ROV Genesis | Flanders Marine Institute
 

Flanders Marine Institute

Platform for marine research

ROV Genesis

The Remotely Operated Vehicle (ROV) Genesis is deployed nationally, for research in the Belgian part of the North Sea, and internationally mainly for deep-sea research.

The remotely operated vehicle Genesis can dive to a depth of 1,300 m. During international campaigns, the ROV is therefore mainly used for deep-sea research. It provides the opportunity to explore the largely unknown deep-ocean margins and their biodiversity. Genesis is used to film, and take samples of, deep-sea canyons, cold-water coral reefs, carbonate mounds, mud volcanoes, cold seeps, etc. Since 2015, the ROV Genesis is also deployed from the RV Simon Stevin for scientific campaigns in the Belgian part of the North Sea. Both the RV Simon Stevin and the ROV are fit for shallow coastal water: to take bottom cores, investigate shipwrecks or to map the sea bottom.

The ROV is very compact. It is 1,4 m long, 87 cm wide and 1,11 m high, compact enough to fit in a ‘Tether Management System’ (TMS) (dimensions: 1,95 x 1,19 x 2,37 m), a kind of garage for the ROV. The TMS conveys the ROV to the seabed where the unmanned underwater vehicle starts its sampling trip. The total weight of the ROV and the frame amounts to 1,2 ton. The TMS and the research vessel are connected to each other through a cable, as are the ROV and the TMS. A pilot controls the ROV from a control room - a container mounted on the research vessel - and follows every action on screens. Six propulsion motors power the ROV (forward, vertical and lateral motion). An accurate positioning system tracks the position of the research vessel, the ROV and when needed other equipment.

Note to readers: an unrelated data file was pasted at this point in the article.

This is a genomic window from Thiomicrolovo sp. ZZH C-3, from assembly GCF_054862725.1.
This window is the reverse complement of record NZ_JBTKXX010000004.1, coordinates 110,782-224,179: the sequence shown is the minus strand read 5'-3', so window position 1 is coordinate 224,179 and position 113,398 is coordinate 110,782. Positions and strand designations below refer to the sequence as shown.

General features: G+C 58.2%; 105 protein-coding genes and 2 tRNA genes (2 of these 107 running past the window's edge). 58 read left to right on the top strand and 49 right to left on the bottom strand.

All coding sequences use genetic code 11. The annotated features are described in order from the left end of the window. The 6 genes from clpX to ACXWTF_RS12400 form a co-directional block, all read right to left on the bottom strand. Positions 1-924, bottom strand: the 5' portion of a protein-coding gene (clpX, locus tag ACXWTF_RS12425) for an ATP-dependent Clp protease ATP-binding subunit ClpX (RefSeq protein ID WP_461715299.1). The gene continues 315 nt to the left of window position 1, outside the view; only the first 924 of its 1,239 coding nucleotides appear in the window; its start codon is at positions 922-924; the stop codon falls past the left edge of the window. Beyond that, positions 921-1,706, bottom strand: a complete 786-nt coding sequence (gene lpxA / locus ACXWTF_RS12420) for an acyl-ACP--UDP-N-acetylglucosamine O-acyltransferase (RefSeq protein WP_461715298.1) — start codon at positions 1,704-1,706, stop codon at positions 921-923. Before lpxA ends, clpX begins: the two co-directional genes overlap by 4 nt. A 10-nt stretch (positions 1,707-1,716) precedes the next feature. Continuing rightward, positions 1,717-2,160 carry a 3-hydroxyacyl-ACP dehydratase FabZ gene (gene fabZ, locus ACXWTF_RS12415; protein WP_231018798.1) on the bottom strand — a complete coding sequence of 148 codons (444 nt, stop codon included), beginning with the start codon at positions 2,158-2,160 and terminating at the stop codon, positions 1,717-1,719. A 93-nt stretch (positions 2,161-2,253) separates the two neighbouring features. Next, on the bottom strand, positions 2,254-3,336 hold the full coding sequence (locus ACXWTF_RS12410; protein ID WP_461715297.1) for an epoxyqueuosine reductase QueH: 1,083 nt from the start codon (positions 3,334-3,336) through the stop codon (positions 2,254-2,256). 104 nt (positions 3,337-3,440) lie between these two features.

The ROV Genesis is equipped with several lights, with both colour and high resolution video and picture cameras which can film and take pictures and with a laser measuring system (major update in 2016). The main function of the ROV is to collect pictures and video material of the underwater world. Especially at depths that are not accessible to divers, the ROV can be used to obtain images of the often unknown deep-sea world. A hydraulic working arm can perform simple samplings such as collecting a piece of cold water coral or deep sea sponge or taking small bottom cores. The working arm also allows the ROV to assist other underwater machinery for example to light up certain elements, to serve as 'underwater eyes' through its video functions, or offer the hydraulic arm as a ‘helping hand’. Depth, course, height, swell and slope are as well continuously registered, as are the temperature and salinity of the water.

Click here for an infographic for the Remotely Operated Vehicle Genesis

Click here for pictures of the Remotely Operated Vehicle Genesis

Click here for videos of the Remotely Operated Vehicle Genesis

 

Campaigns

Genesis has been operational since 2006 and has explored nearly all ocean basins: from the Atlantic and Indian Ocean to the Southern Pacific Ocean and the Antarctic Ocean. The ROV has hitherto (anno 2017) completed 26 campaigns: